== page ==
UNECE Executive Secretary Mr. Sven Alkalaj said: “In order to address inequalities, it is necessary to create decent jobs, invest in quality health and education services, strengthen social protection, and tackle gender-based discrimination. Enhancing the voice and participation of the society as a whole is also crucial. The active role of civil society at this meeting is one example of the significant contribution it can make”. Moreover, “international cooperation at all levels will be vital in moving towards more inclusive and sustainable societies. UNECE is working to further develop regional cooperation on sustainable development issues, through the exchange of policy experiences, implementation of legal instruments, and capacity-building”, he added.
”This event is an important milestone on the road to the creation of a new development agenda”, said Cihan Sultanoğlu, UN Development Group Chair for Europe and Central Asia adding that the road we are on is unfolding in an unprecedented way and so far, over 1 million people have engaged in the global conversation.
‘The global conversation thus far contains two important messages: First, people around the world are asking us to finish the job and secondly, they want us to be more ambitious”, Ms. Sultanoğlu said.
Mr. Michael Gerber, Special Representative of Switzerland for Global Sustainable Development, said that the sustainable development goals should be measurable and concrete and ensure financial support and accountability.
Mr. Kadir Topbaş, Mayor of İstanbul and Member of the UN Secretary-General’s High-Level Panel of Eminent Persons on the Post-2015 Development Agenda said that local governments want to take an active role in shaping the Post 2015 Development agenda and be part of the solution to the challenges the world faces today.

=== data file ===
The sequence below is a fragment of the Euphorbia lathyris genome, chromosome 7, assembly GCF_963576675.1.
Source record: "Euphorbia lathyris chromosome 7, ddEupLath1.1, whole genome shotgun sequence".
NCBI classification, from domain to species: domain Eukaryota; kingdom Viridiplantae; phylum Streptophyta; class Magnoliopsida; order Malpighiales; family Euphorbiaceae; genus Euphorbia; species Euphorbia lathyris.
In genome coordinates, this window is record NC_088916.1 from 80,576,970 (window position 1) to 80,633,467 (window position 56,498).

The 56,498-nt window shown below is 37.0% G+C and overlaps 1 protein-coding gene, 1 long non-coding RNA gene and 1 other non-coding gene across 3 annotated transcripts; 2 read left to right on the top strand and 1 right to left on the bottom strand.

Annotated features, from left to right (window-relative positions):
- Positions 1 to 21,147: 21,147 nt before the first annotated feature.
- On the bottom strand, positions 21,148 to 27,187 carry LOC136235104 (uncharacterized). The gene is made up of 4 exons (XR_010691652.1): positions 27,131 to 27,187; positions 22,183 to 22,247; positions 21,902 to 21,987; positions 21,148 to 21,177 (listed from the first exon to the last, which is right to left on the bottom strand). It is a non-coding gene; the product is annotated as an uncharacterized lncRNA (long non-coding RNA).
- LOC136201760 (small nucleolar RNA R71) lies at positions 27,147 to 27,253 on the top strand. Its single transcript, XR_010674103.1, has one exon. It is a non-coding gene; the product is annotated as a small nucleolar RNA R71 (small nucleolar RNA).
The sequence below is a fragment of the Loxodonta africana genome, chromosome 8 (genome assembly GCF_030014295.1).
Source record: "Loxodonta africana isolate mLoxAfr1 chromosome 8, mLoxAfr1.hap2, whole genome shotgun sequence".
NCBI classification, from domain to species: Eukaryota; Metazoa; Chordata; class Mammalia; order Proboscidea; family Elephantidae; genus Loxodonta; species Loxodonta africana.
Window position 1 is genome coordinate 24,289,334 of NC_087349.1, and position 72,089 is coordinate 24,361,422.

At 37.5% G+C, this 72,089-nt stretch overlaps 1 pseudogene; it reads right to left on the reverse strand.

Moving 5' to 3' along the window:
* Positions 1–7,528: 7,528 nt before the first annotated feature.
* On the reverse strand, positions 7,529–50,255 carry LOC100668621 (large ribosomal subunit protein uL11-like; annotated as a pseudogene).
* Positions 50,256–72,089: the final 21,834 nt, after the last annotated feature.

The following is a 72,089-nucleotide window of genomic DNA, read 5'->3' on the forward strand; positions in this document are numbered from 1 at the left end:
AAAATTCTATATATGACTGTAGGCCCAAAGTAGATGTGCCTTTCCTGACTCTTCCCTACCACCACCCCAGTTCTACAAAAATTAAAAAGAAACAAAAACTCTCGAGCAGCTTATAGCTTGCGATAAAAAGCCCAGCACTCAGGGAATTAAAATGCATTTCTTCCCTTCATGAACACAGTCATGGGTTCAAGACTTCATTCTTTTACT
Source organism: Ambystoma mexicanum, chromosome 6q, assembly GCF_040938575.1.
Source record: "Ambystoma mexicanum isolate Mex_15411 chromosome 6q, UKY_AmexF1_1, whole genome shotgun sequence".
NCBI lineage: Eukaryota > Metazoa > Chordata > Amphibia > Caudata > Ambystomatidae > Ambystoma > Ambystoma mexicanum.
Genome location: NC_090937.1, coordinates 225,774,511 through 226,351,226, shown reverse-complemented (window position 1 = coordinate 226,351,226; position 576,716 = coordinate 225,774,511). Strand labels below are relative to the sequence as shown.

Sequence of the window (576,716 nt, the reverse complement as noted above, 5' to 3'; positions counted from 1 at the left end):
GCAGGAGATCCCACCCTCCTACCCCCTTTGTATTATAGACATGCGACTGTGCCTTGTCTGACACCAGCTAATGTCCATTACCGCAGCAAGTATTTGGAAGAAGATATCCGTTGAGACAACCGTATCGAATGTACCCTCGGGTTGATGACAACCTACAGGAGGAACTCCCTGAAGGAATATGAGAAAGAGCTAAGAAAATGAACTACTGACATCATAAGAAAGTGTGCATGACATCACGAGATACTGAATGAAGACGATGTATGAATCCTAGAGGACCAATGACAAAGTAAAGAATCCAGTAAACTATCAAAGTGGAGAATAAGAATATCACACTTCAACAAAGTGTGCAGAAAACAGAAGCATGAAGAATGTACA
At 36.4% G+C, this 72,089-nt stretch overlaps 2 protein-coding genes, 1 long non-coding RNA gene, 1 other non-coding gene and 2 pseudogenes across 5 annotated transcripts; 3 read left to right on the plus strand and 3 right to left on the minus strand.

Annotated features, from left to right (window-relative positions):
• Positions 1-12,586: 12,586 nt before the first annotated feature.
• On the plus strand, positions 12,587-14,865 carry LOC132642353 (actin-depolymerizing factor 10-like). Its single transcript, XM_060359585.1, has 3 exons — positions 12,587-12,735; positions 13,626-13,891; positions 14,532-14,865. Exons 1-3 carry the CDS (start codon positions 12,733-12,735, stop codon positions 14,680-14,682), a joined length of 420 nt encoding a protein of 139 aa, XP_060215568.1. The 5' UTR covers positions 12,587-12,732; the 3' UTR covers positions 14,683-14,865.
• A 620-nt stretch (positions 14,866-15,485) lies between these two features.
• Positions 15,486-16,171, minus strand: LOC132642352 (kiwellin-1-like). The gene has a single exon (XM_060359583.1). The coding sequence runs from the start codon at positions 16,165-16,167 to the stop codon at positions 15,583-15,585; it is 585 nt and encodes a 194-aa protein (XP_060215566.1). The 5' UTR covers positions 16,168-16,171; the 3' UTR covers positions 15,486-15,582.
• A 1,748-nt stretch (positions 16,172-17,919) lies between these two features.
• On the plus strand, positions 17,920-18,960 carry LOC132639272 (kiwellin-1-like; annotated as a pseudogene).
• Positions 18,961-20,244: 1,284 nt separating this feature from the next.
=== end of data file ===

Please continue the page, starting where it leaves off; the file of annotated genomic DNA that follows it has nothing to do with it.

Regional consultations started with civil society consultations on 6 November with the participation of 80 civil society representatives. Participants agreed that to achieve development targets, universal goals and commitments are needed and the new agenda should be developed in a participatory manner. Emphasizing the importance of participation of the Civil Society Organizations (CSOs) on national delegations for international meetings on the Post 2015 agenda, participants urged governments to take steps to end inequalities by promoting human rights, environment and sustainable and inclusive wellbeing.
During the Government Consultations on 7-8 November, participants attended 6 panels under three themes, ‘Equality of Opportunity and Outcome’, ‘Putting Planet and People First’ and ‘Making the New Agenda Work’ and discussed issues including human rights, education, health, population dynamics, migration, decent jobs, social protection and environment.
Europe and Central Asia is a highly diverse region which includes high, middle and low income countries and energy exporting countries as well as land-locked economies. Because of its heterogeneity, the region is a microcosm for the various challenges and opportunities facing the global community in building inclusive societies, ensuring environmental sustainability, achieving equitable growth by focusing on the creation of decent jobs and social protection floors and creating development partnerships and models of international cooperation. As such, the region has a significant contribution to make to the global debate in all of three areas.
Another emphasis was on the youth participation in determining the Post 2015 development agenda, and Youth Representatives made their voices heard by actively participating in debates and reaching out to the government officials during the event.
The Regional Consultation is a cooperative effort organized and supported by the Turkish government and about a dozen UN entities active in the region, with the core team consisting of UNECE, UNEP, UNDP, UNICEF, ILO, WHO, UNFPA and IOM. The aim was to bring stakeholders from across the Europe and Central Asia together to provide a regional perspective on priorities that should be contained in the post-2015 agenda.
Regional consultations ended with the closing remarks by Mr. Kamal Malhotra, United Nations Resident Coordinator, Turkey, and Mr. Yilmaz Tuna, General Director of Social Sectors and Coordination, Ministry of Development, Turkey.
More information on the Regional Consultation as well as the post-2015 vision of the regional UN System is available at:www.worldwewant2015.org/EuropeCentralAsia.